Don't waste money on TV

At Mighty Ape, we get asked a lot when we're going to "start advertising" and we're told that "no body has heard of you" - which is kinda funny, given that over half a million people visit our website every month.

Of course, Mighty Ape does advertise on platforms such as Google Adwords and Facebook, and plenty of people have heard of us through friends and word-of-mouth. So I think what people are really asking, is "why don't you take out a few billboards? Why don't you advertise on TV?" (i.e. why don't you advertise to me while I'm busy driving my car to work, or interrupt me in the middle of the six o'clock news or my favourite TV show...:P). 

I wouldn't rule out Mighty Ape testing out traditional TV advertising at some point in the future, but there are some good reasons why we haven't done that yet. Like any small business (are we still small?) - we want bang for our buck, and we believe there are better ways to acquire customers, retain customers and build a business for the long-term.

In all the projects I've been involved with, and in particular Mighty Ape, priority and thought has always been given to how to build a better product and a better service. The theory goes like this: offer something great, and people will tell their friends. Tell their friends, and they're effectively advertising on your behalf. 

Think about it. When you stumble upon something great, you get excited and tell other people. How did you first learn about Spotify or Netflix? Was it a TV ad? Doubt it. More likely it was "...I'm sorry, you're paying HOW MUCH for iTunes? You're getting ripped off!" Or "check out all these great TV shows you can watch - for like, $10 a month - you'll never leave the house and be forced to socialise ever again!"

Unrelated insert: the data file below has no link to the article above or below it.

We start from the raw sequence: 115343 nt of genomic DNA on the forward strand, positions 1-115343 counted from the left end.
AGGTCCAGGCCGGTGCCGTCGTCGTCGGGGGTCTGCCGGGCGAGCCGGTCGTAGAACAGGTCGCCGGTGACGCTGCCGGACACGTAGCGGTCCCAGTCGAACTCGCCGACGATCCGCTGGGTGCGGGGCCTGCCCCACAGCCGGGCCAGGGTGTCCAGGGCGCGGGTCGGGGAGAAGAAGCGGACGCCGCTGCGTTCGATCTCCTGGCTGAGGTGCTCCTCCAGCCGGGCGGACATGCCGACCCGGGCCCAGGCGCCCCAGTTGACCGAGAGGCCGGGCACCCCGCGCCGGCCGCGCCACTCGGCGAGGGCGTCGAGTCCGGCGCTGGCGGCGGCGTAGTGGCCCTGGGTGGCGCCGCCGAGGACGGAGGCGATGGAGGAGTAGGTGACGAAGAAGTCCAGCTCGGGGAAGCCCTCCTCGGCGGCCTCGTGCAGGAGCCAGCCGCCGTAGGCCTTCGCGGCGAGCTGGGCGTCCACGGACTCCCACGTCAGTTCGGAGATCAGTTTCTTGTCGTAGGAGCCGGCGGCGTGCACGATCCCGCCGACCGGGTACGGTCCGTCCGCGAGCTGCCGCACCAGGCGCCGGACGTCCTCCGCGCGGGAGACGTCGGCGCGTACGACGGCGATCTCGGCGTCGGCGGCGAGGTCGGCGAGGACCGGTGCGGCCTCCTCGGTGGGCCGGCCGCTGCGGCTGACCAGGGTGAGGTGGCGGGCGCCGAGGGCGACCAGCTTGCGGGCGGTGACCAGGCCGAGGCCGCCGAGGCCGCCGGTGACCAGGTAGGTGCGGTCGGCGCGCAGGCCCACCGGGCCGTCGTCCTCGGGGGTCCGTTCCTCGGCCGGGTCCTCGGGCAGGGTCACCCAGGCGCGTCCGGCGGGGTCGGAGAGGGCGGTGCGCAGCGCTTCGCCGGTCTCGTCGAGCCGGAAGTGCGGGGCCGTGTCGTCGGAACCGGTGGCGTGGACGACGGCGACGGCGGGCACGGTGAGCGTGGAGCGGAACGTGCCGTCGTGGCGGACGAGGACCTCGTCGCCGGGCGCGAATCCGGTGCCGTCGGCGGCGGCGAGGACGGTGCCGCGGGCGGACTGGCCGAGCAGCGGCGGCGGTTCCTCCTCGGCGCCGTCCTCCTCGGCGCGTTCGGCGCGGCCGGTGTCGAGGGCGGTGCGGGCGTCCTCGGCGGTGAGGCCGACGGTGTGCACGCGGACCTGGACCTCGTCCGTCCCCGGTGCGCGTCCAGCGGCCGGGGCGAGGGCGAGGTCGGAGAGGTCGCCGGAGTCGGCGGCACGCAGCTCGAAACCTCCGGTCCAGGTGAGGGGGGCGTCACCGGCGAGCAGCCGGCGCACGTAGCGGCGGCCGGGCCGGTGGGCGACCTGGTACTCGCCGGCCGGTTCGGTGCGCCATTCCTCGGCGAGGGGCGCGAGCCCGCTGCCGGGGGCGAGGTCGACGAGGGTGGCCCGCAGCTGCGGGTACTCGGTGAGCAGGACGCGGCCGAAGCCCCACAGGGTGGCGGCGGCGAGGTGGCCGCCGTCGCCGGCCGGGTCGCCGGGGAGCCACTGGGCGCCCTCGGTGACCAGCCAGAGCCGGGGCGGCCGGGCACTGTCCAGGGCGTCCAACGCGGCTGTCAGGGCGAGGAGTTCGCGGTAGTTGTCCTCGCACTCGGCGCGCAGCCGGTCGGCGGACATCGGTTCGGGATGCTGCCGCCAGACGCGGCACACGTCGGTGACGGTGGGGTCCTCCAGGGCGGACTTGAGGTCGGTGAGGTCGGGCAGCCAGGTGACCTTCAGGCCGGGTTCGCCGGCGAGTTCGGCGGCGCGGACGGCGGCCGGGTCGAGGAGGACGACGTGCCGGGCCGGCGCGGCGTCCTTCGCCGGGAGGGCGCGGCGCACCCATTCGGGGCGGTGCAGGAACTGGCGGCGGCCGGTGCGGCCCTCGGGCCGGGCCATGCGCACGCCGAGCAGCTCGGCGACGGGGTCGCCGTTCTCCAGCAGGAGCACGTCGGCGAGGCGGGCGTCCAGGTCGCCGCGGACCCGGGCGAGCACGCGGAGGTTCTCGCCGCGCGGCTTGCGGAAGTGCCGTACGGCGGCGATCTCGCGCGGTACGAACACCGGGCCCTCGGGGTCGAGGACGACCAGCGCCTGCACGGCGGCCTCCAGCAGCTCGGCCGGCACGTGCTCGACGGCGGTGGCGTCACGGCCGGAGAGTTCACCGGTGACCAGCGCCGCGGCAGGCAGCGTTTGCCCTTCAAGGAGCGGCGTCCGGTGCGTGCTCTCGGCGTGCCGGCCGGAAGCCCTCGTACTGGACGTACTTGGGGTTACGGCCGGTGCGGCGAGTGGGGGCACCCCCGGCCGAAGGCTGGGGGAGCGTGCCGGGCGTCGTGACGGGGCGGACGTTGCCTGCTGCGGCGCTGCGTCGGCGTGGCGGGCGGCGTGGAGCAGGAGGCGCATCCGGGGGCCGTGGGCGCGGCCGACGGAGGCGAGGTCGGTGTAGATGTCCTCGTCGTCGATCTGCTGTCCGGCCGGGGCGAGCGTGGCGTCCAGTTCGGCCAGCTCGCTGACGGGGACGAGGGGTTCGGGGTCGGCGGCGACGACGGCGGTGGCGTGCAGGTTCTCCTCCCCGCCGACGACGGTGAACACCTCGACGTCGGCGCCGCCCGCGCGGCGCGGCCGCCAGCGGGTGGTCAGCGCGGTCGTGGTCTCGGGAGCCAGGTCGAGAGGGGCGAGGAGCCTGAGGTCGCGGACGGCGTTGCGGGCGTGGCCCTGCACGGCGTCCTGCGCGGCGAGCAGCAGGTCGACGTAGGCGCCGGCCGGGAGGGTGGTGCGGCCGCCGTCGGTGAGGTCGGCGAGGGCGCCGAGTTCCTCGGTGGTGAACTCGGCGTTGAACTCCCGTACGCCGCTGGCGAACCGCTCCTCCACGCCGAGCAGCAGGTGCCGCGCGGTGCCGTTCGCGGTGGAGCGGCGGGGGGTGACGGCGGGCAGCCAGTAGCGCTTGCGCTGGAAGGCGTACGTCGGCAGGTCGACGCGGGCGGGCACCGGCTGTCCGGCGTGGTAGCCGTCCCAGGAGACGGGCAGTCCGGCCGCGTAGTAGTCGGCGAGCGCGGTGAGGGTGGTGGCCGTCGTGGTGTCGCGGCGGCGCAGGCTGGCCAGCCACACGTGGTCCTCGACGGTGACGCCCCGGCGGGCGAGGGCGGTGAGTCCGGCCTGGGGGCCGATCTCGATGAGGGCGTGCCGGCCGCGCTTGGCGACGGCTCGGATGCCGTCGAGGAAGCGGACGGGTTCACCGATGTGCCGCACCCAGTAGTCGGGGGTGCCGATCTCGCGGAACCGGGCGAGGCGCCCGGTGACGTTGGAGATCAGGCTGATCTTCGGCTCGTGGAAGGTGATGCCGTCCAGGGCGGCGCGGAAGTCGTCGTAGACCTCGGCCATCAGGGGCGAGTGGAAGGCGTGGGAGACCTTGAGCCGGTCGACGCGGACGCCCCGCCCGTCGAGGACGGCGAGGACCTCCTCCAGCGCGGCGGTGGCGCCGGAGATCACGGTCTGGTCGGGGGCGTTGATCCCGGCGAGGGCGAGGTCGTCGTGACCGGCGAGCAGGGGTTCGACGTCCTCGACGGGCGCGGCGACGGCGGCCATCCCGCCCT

How about your favourite phone apps or websites? Did you first learn about Trade Me, Facebook or Twitter from a billboard or TV ad? Didn't think so. Entertaining the thought that a nationwide television campaign is going to skyrocket your company into the mainstream - is lazy thinking. It doesn't happen that way.

In Mighty Ape's case, the product we're selling is really our service. Sure, we have a website and it's pretty good - but that's the "easy" part (it's not easy), and in this day and age, and certainly in our industry, it's expected. People don't rave about pretty websites, or shopping sites with great usability. It's, unfortunately, pretty much a given.

In the early days of Mighty Ape, thanks to Simon's experience in brick-and-mortar retail, the decision was made to build a viral product based on excellent customer service. A conscious decision to put customers first and create an experience good enough to (hopefully) tell your friends and family about. That's where we invested, and we did so at the expense of flashy advertising campaigns.

Here are some ways Mighty Ape continues to invest in service:

  • 300,000 products in-stock in our Auckland-based warehouse, ready to ship overnight anywhere in New Zealand (that's a lot of products, and a big investment! Certainly it would be easier, and cheaper, to not hold stock, and drop ship products directly from suppliers). Fast delivery = great service.